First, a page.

Wonder Woman has made herstory.
The Warner Bros. film starring Gal Gadot as a female superhero has garnered an estimated $100.5 million for its opening weekend in North America, reports CNN.
This amount has shattered records, establishing Petty Jenkins as the female director with the largest opening weekend ever. Previously, that distinction went to Sam Taylor-Johnson, whose Fifty Shades of Grey opened with $85.2 million.
Wonder Woman is the first major superhero film to be centered on a female character. And it hopefully won't be the last. Paul Dergarabedian, a senior media analyst at comScore, told CNN how the film's box office is a game-change moment for the industry.
"Any ridiculous notion that a woman may not be suited to direct a big budget superhero movie is hopefully once and for all shattered," Dergarabedian said.
However, not everyone is confident that Women Woman's success will engender change in Hollywood, which still struggles with gender inequality in more than just the superhero franchise.
Both in front of and behind the camera, women are far from achieving equality. In 2015, only 1.9 percent of the year's largest grossing films were helmed by female directors, reported Maureen Down of the New York Times. This number went up slightly in 2016, but the glass ceiling endures.
And while more than half of 2016 blockbusters passed the Bechdel test — a test that requires at least two female characters to have a conversation about a topic other than a man — almost half still failed, according to a Bustle survey.
Frank Rich, a gay columnist at the Times, recognized that Wonder Woman was a test of its own for Hollywood. He called the outstanding box office an "enormous relief." But he questioned whether the entertainment industry will learn from the victory.
"Does anyone doubt that if Wonder Woman had flopped, Hollywood chieftains would have drawn sweeping and cynical conclusions about the potency of female superheroes, female directors, female everything? Now we’ll see if they read as much into the success of Wonder Woman.”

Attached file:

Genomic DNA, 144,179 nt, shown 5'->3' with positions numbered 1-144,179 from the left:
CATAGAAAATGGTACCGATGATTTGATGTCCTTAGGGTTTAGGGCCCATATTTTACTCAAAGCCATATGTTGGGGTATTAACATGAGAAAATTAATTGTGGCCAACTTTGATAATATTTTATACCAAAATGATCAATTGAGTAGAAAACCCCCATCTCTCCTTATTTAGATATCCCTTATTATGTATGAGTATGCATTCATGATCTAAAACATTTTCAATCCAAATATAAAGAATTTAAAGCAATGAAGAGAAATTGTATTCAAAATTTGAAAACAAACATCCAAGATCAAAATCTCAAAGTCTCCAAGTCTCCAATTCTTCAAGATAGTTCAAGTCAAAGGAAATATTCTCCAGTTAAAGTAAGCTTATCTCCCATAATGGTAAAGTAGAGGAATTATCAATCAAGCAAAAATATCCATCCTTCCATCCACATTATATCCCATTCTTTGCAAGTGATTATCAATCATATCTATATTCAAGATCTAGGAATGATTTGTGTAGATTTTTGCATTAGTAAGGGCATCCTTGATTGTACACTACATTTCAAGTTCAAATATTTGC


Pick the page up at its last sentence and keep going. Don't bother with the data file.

This fight for representation intersects into other communities as well, which Wonder Woman is well aware of. At one point in the film, an ally of Wonder Woman's, Sameer (Saïd Taghmaoui), laments how he always wanted to become an actor, but the color of his skin prevented him from pursuing this dream. The production is set in World War I, but Sameer may very well be speaking to women, people of color, and LGBT people today, who are still sorely underrepresented.
For example, a recent GLAAD report demonstrated the ongoing failure of major studios to represent LGBT people: a survey of 125 films found that only 23 had LGBT roles in 2016. Make no mistake, these roles are not leads of franchises. Rather, they tend to be punchlines and comic relief.
Now that the lie that women can't lead a superhero film is exposed, Hollywood must also extend these opportunities to all members of vulnerable communities. The stakes have never been higher. Xenophobia, racism, transphobia, and misogyny have become the real villains of the world. The entertainment industry has the power to cast superheroes to fight them — and it must use it. As Wonder Woman's success has shown, such a strategy is not only good for business. It's good for the world.
DANIEL REYNOLDS is an editor at The Advocate. Follom him on Twitter @dnlreynolds.